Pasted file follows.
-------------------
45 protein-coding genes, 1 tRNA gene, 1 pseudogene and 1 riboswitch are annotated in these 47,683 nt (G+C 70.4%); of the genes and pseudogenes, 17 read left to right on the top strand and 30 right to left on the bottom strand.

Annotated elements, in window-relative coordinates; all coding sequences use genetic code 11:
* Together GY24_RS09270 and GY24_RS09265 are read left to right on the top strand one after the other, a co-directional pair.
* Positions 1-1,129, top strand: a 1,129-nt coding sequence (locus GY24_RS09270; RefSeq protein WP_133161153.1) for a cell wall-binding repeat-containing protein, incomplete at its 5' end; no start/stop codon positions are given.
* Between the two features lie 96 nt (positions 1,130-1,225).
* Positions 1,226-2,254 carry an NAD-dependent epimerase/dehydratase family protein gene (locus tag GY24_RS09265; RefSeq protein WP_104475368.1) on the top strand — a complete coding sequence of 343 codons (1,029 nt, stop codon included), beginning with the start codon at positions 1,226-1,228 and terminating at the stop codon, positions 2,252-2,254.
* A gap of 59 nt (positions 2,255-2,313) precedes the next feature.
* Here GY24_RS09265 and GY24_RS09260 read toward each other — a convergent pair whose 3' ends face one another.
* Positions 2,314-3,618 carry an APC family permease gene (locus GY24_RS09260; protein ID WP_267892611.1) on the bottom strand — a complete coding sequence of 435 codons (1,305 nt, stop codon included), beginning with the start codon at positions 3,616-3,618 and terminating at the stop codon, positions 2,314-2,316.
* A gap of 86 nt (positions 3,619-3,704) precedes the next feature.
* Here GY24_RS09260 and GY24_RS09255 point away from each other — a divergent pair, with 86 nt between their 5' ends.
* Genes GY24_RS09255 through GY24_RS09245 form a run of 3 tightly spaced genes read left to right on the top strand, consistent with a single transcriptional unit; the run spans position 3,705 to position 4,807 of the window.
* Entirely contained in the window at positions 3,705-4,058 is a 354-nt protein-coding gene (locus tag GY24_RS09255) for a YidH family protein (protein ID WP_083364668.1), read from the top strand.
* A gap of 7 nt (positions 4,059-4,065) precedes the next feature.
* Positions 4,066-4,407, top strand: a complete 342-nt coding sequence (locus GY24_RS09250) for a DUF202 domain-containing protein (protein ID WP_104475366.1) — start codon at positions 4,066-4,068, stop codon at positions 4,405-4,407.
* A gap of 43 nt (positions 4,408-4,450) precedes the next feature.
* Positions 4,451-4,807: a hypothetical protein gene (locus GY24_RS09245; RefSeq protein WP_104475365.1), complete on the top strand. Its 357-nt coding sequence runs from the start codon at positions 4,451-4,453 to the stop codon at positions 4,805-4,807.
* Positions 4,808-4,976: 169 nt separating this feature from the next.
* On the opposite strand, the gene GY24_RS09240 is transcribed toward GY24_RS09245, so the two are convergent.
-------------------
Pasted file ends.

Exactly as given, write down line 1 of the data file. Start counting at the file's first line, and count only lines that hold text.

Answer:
45 protein-coding genes, 1 tRNA gene, 1 pseudogene and 1 riboswitch are annotated in these 47,683 nt (G+C 70.4%); of the genes and pseudogenes, 17 read left to right on the top strand and 30 right to left on the bottom strand.